Diesel fuel getting better grades in local school buses
Students can breathe a little easier on their way to school, even if their homework isn't complete.
School districts, trucking and bus companies, and many other diesel-engine users have started filling their tanks with a cleaner-burning diesel fuel that the U.S. Environmental Protection Agency expects will reduce air pollution and deliver billions of dollars in environmental and public health benefits when fully implemented.
Ultra-low-sulfur diesel hit many retail pumps Sunday, and the EPA mandated that the fuel had to account for 80 percent of refineries' diesel production by last June. Refineries currently are meeting a 90-percent production threshold, EPA spokesman John Millett said.
"When you think of a diesel vehicle at a red light, the black smoke that comes out, it doesn't happen with our vehicles," said Roger Botti, manager of assets and transportation for the North Allegheny School District. "It's definitely a positive step."
Ultra-low-sulfur diesel contains 15 parts per million sulfur compared to traditional diesel, which has 500 parts per million sulfur. The EPA proposed the new regulations in 2000. Seven years earlier, the agency mandated the reduction of diesel fuel's sulfur content from 5,000 parts per million to 500 parts per million.
"The whole idea is to reduce emissions in the environment," said Bruce Dakan, business manager at Penn Hills School District.
But it comes at a cost.
The new fuel costs about 20 cents more per gallon than traditional diesel, despite the EPA's estimation that manufacturing the fuel only costs refiners an additional four to five cents per gallon.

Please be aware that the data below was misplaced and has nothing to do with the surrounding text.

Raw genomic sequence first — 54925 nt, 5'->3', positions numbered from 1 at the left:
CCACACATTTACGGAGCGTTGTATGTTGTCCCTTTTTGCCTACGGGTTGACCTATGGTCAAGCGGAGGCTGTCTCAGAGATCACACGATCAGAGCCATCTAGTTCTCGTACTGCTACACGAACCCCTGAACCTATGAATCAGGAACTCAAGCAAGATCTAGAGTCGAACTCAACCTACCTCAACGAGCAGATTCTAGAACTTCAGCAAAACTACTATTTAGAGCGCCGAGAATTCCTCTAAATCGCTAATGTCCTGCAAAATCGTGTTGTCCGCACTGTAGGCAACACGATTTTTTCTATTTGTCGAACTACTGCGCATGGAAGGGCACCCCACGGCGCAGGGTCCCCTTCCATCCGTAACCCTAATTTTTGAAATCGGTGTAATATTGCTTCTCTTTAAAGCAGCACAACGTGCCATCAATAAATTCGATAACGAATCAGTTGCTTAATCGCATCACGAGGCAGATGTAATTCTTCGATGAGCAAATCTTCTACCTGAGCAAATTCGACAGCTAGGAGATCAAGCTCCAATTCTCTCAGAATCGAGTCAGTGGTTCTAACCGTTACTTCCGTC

At North Allegheny School District, which uses about 200,000 gallons of diesel a year, that's an extra $40,000. Plum estimated its additional diesel costs at $20,000.
Dakan said the Penn Hills district would spend an extra $50,000 this year in diesel. "But the point is, $40,000 here, $20,000 there, $15,000 over there, everything adds up," he said.
In an effort to reduce costs, local districts have banded together with the Allegheny Intermediate Unit to buy the new diesel fuel in bulk.
Districts can further decrease emissions with pollution-reducing filters or diesel catalytic converters, which Penn Hills, Plum and North Allegheny added to all or some of their buses in recent years with federal and local grants.
All new diesel engines built beginning in 2007 will come with up-to-date pollution controls, according to the EPA.
Catalytic converters cost the Penn Hills School District about $150 each, which added up to more than $12,000 for the district's 83 buses, Dakan said.
Laidlaw Education Services contracts with about 50 local school districts and logged more than 2.5 million miles last year on its more than 1,600 buses, said Bernie Vardzel, Laidlaw Education's director of maintenance.
One of the bus company's biggest concerns was flushing out enough of the old diesel from their storage tanks to remain compliant when the ultra low sulfur diesel shipments arrived.
"You got to get about three to five deliveries in your tanks to flush out your old fuel," Vardzel said.
Some Laidlaw buses had problems with their injection pumps after diesel sulfur content dropped from 5,000 parts per million to 500 parts per million, Vardzel said. But the bus company hasn't experienced any problems since this most recent change, he said.
"I don't think it's going to be a problem," he said.
The EPA is requiring that ultra low sulfur diesel fuel be the only diesel refined and sold for on-road use by December 2010, the agency's Millett said.
Once that happens, the ultra low sulfur diesel will annually reduce nitrogen oxides by 2.6 million tons and particulate pollution by 110,000 tons.
"Engines will run little bit cleaner," Millett said. "Fuel with less sulfur poses less problems."